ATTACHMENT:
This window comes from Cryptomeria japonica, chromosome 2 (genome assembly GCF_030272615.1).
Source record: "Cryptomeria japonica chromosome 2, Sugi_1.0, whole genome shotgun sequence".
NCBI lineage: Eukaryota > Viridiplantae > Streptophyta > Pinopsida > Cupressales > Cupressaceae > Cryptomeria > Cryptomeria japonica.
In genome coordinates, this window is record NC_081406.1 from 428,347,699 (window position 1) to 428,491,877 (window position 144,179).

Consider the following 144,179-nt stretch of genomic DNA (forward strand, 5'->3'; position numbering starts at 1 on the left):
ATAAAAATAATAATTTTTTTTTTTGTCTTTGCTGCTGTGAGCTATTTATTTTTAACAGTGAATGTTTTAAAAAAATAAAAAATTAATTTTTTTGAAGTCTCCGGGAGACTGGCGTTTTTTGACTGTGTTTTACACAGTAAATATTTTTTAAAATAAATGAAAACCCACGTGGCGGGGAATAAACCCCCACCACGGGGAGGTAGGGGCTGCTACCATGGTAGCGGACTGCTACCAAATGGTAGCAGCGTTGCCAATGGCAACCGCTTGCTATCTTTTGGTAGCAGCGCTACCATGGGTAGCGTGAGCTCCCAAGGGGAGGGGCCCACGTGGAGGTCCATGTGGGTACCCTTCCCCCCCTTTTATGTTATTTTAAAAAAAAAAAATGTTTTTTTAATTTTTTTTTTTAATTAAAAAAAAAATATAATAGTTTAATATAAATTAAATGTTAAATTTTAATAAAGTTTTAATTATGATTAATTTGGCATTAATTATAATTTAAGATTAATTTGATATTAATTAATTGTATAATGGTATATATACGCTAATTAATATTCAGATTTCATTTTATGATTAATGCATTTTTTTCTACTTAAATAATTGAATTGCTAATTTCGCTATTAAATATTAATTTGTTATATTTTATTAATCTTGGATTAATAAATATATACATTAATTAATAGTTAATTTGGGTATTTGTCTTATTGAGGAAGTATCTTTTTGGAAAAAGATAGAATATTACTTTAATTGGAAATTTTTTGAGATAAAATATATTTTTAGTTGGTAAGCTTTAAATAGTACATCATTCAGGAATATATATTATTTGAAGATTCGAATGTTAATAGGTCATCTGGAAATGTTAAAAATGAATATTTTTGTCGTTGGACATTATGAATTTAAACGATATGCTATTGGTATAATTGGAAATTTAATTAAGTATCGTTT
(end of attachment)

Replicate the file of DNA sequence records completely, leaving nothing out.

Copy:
This window comes from Cryptomeria japonica, chromosome 2 (genome assembly GCF_030272615.1).
Source record: "Cryptomeria japonica chromosome 2, Sugi_1.0, whole genome shotgun sequence".
NCBI lineage: Eukaryota > Viridiplantae > Streptophyta > Pinopsida > Cupressales > Cupressaceae > Cryptomeria > Cryptomeria japonica.
In genome coordinates, this window is record NC_081406.1 from 428,347,699 (window position 1) to 428,491,877 (window position 144,179).

Consider the following 144,179-nt stretch of genomic DNA (forward strand, 5'->3'; position numbering starts at 1 on the left):
ATAAAAATAATAATTTTTTTTTTTGTCTTTGCTGCTGTGAGCTATTTATTTTTAACAGTGAATGTTTTAAAAAAATAAAAAATTAATTTTTTTGAAGTCTCCGGGAGACTGGCGTTTTTTGACTGTGTTTTACACAGTAAATATTTTTTAAAATAAATGAAAACCCACGTGGCGGGGAATAAACCCCCACCACGGGGAGGTAGGGGCTGCTACCATGGTAGCGGACTGCTACCAAATGGTAGCAGCGTTGCCAATGGCAACCGCTTGCTATCTTTTGGTAGCAGCGCTACCATGGGTAGCGTGAGCTCCCAAGGGGAGGGGCCCACGTGGAGGTCCATGTGGGTACCCTTCCCCCCCTTTTATGTTATTTTAAAAAAAAAAAATGTTTTTTTAATTTTTTTTTTTAATTAAAAAAAAAATATAATAGTTTAATATAAATTAAATGTTAAATTTTAATAAAGTTTTAATTATGATTAATTTGGCATTAATTATAATTTAAGATTAATTTGATATTAATTAATTGTATAATGGTATATATACGCTAATTAATATTCAGATTTCATTTTATGATTAATGCATTTTTTTCTACTTAAATAATTGAATTGCTAATTTCGCTATTAAATATTAATTTGTTATATTTTATTAATCTTGGATTAATAAATATATACATTAATTAATAGTTAATTTGGGTATTTGTCTTATTGAGGAAGTATCTTTTTGGAAAAAGATAGAATATTACTTTAATTGGAAATTTTTTGAGATAAAATATATTTTTAGTTGGTAAGCTTTAAATAGTACATCATTCAGGAATATATATTATTTGAAGATTCGAATGTTAATAGGTCATCTGGAAATGTTAAAAATGAATATTTTTGTCGTTGGACATTATGAATTTAAACGATATGCTATTGGTATAATTGGAAATTTAATTAAGTATCGTTT